Ray Rivlin (nee Rachel Leah Factor) was born in Dublin but spent much of her early years in Belfast. Educated at Methodist College, she went on to Queen’s University where she graduated with a degree in Modern and Economic History and a post-graduate Diploma in Education. She taught in Belfast until her marriage and move to Dublin in 1961. She was a talented educator and author. Her eldest son Alan was the inspiration for her first book. A Boy Called Alan (1974) chronicled the extensive home therapy carried out by the Rivlins for their son who had brain damage. The book was serialised in the Irish Press and was ground-breaking in bringing the care and treatment of special needs children to light.
As a teacher, Ray wrote four textbooks in the early 1980’s designed for easy access to the Junior cycle curriculum for students with learning disabilities. Ray studied for a Master’s degree in Education which she received from UCD in 1993.
She wrote tirelessly for many years for the junior section of Mishpacha, a Jewish family magazine published in Israel. Her works include stories, poems, plays and articles for children. Her collection of stories Shu and You are extremely popular in Israel and America. She also completed The Concise Haggadah a simplified version of a Haggadah for use on Passover for those unable to sit through the usual seder.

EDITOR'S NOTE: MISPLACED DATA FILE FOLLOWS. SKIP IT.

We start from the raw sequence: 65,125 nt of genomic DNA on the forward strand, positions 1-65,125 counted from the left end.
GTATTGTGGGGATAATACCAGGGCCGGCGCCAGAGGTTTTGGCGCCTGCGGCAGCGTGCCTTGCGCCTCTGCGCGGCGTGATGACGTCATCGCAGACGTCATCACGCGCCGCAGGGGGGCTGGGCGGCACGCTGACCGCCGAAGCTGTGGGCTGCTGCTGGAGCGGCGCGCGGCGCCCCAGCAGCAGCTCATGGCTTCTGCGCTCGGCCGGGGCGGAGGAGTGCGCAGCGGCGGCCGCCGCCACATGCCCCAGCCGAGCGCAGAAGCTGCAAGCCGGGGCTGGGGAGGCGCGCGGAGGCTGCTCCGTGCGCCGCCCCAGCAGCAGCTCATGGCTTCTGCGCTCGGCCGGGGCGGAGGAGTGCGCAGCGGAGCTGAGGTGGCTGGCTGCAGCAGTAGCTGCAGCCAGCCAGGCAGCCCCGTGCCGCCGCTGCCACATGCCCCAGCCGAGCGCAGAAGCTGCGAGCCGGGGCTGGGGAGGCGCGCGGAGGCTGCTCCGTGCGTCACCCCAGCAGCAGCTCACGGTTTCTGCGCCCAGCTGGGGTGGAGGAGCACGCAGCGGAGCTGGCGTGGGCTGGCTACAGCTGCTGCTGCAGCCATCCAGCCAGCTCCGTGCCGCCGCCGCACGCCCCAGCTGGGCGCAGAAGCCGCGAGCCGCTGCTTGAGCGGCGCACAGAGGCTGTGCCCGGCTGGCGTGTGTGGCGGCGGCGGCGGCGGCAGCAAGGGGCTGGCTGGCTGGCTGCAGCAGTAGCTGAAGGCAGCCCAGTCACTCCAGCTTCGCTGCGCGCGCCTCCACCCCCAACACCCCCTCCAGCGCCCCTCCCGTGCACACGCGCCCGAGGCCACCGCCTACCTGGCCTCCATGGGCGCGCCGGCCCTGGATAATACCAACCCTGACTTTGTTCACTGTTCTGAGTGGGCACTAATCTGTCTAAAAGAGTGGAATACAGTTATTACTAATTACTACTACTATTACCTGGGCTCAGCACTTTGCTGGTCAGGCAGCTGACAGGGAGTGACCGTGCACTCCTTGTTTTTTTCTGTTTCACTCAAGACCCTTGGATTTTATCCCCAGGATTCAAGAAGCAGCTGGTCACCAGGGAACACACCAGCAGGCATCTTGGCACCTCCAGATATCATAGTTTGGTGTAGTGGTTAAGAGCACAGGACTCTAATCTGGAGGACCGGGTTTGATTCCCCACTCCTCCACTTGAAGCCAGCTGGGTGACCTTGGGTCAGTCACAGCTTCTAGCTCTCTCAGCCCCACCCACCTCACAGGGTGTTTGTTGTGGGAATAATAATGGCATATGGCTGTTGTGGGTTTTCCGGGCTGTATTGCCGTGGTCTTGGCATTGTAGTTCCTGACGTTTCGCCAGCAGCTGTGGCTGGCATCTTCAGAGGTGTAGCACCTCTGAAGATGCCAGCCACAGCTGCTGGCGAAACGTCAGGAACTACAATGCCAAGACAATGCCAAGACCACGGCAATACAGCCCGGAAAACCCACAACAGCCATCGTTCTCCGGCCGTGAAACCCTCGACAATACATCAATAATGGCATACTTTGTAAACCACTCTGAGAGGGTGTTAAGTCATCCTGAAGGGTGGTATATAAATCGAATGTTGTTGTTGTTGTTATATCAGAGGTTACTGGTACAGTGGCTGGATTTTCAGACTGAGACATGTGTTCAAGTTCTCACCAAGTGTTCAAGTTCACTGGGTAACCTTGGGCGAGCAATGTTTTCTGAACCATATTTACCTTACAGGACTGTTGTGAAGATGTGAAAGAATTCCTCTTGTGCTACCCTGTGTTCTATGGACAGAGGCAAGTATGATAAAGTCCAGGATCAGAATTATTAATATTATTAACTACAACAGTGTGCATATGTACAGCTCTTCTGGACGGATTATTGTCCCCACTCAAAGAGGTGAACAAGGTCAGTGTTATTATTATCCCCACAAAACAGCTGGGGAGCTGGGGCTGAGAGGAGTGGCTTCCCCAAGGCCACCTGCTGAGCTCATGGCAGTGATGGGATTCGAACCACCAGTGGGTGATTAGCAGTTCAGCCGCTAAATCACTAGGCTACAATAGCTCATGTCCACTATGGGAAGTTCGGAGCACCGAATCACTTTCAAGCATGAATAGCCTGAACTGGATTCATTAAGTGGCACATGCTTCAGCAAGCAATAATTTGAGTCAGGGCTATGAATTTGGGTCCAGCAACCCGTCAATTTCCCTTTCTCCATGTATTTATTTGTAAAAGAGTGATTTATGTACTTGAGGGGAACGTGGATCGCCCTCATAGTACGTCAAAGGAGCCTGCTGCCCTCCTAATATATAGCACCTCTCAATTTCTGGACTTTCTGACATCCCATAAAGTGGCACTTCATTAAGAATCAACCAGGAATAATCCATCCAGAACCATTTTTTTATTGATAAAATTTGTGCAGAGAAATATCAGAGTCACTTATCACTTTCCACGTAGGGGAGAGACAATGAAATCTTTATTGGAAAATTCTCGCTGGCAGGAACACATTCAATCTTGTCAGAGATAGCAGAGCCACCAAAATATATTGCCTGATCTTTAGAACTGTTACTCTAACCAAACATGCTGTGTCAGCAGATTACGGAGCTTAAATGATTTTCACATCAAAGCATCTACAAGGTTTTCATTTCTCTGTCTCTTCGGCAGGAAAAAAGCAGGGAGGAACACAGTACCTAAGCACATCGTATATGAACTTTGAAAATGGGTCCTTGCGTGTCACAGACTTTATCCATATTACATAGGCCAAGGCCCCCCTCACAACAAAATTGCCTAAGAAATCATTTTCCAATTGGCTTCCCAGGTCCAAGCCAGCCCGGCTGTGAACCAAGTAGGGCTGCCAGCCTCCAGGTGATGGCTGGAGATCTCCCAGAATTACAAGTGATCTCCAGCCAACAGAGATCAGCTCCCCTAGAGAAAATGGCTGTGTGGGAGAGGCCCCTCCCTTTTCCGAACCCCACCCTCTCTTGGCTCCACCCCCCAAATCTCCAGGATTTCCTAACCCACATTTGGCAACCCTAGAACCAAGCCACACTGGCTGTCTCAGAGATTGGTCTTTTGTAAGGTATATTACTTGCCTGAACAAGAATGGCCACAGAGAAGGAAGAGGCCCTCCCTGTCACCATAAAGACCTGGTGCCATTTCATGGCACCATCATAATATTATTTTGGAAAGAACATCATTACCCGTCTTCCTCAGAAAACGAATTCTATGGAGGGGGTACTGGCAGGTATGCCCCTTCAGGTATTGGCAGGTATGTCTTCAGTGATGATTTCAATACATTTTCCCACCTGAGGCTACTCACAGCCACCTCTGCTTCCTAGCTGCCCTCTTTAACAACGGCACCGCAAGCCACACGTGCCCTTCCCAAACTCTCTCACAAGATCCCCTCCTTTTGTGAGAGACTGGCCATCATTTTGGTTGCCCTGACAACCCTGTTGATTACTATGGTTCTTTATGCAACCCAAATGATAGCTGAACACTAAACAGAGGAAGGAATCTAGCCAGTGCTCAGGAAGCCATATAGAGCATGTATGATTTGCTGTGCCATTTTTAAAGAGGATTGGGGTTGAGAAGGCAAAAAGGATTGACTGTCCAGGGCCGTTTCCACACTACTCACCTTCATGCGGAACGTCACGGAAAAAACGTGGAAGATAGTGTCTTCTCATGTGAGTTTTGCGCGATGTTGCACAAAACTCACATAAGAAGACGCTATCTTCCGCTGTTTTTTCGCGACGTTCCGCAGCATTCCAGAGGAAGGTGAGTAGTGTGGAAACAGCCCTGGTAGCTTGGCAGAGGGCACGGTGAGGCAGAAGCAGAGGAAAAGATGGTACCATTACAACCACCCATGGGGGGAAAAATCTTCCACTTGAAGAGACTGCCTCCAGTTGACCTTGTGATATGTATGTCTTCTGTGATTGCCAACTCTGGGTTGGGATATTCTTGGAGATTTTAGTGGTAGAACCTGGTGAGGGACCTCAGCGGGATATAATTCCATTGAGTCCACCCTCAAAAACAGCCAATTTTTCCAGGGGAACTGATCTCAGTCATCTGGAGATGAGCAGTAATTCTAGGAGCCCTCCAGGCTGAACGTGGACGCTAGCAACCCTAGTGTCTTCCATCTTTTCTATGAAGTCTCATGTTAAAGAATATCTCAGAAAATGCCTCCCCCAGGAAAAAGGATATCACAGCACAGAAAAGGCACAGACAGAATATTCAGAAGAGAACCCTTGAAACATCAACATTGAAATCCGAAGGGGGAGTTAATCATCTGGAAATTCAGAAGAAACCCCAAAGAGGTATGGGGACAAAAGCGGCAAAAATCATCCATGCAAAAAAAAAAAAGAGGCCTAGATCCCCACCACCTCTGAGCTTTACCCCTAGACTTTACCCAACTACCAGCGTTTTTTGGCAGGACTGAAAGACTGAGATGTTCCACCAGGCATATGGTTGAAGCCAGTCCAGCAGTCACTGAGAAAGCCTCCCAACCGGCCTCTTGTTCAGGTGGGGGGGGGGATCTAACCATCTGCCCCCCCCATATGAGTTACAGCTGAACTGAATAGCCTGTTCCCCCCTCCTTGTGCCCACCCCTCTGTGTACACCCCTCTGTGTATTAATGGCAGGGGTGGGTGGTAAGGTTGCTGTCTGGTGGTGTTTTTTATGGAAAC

Ray is perhaps best known in Ireland for her massive work on the social history of the Irish Jewish community which was published as Shalom Ireland in 2003 and later as Jewish Ireland in 2011. She undertook extensive research to outline the history of Jews in Ireland from the mid 1800’s to the present. Her account is brimming with important facts and interesting details. Packed with humourous anecdotes, it gives a rich insightful account of the Jewish community of Ireland.
At the time of her death, Ray was working on an autobiography, the fruits of which we hope we can look forward to seeing in the future. She kindly donated her papers to the Irish Jewish Museum.